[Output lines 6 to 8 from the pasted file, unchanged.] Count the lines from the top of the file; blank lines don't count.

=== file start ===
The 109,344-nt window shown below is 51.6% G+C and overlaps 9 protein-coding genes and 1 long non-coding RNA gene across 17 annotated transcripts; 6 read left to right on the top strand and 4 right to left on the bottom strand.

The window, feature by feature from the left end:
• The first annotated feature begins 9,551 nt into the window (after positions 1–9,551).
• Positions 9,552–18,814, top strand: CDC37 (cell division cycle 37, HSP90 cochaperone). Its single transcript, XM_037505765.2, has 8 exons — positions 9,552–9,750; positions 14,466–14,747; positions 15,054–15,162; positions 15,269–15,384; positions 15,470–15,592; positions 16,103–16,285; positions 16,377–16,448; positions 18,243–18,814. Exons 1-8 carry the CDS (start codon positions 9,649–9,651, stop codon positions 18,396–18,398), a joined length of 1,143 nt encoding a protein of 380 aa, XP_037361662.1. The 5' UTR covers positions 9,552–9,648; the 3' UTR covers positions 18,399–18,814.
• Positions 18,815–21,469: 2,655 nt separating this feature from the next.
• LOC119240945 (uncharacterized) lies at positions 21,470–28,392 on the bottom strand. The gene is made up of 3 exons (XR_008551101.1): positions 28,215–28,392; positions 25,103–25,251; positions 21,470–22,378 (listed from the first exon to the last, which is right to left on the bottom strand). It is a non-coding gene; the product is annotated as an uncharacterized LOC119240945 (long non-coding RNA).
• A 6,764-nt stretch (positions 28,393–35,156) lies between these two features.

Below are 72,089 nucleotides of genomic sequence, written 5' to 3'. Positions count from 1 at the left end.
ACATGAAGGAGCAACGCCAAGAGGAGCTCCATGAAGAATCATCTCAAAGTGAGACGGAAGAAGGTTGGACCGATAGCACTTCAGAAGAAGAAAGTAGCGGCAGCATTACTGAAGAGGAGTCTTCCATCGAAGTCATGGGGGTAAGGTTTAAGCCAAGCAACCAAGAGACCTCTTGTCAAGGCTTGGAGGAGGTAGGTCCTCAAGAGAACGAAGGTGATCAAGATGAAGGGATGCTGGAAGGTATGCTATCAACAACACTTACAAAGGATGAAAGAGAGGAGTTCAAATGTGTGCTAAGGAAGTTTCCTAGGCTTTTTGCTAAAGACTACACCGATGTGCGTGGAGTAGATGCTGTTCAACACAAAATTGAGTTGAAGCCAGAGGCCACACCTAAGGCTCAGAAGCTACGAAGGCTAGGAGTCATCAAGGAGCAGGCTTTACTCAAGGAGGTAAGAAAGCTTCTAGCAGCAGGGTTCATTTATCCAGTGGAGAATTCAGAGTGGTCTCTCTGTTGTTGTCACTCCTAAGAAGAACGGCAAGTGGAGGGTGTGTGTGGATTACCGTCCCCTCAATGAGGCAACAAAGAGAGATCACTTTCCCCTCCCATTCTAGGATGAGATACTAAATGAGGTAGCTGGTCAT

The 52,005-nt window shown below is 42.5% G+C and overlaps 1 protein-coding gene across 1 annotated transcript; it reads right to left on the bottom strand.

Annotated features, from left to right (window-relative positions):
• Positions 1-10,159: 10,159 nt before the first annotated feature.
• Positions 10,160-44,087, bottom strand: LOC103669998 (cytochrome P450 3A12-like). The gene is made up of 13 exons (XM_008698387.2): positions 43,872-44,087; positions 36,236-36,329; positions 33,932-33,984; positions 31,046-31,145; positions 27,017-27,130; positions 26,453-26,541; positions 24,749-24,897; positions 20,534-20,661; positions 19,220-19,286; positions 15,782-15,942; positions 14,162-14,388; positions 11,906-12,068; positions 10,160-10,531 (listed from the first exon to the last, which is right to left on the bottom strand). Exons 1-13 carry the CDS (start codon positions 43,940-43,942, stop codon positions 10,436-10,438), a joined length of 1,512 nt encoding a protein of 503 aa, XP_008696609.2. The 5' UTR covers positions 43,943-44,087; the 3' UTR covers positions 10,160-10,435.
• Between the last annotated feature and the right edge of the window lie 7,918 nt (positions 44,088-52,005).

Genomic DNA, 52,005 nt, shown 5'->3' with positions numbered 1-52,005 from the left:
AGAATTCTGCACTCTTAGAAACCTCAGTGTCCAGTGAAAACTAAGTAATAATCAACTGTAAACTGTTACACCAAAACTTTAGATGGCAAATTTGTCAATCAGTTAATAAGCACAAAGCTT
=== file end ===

• LOC119240945 (uncharacterized) lies at positions 21,470–28,392 on the bottom strand. The gene is made up of 3 exons (XR_008551101.1): positions 28,215–28,392; positions 25,103–25,251; positions 21,470–22,378 (listed from the first exon to the last, which is right to left on the bottom strand). It is a non-coding gene; the product is annotated as an uncharacterized LOC119240945 (long non-coding RNA).
• A 6,764-nt stretch (positions 28,393–35,156) lies between these two features.

Below are 72,089 nucleotides of genomic sequence, written 5' to 3'. Positions count from 1 at the left end.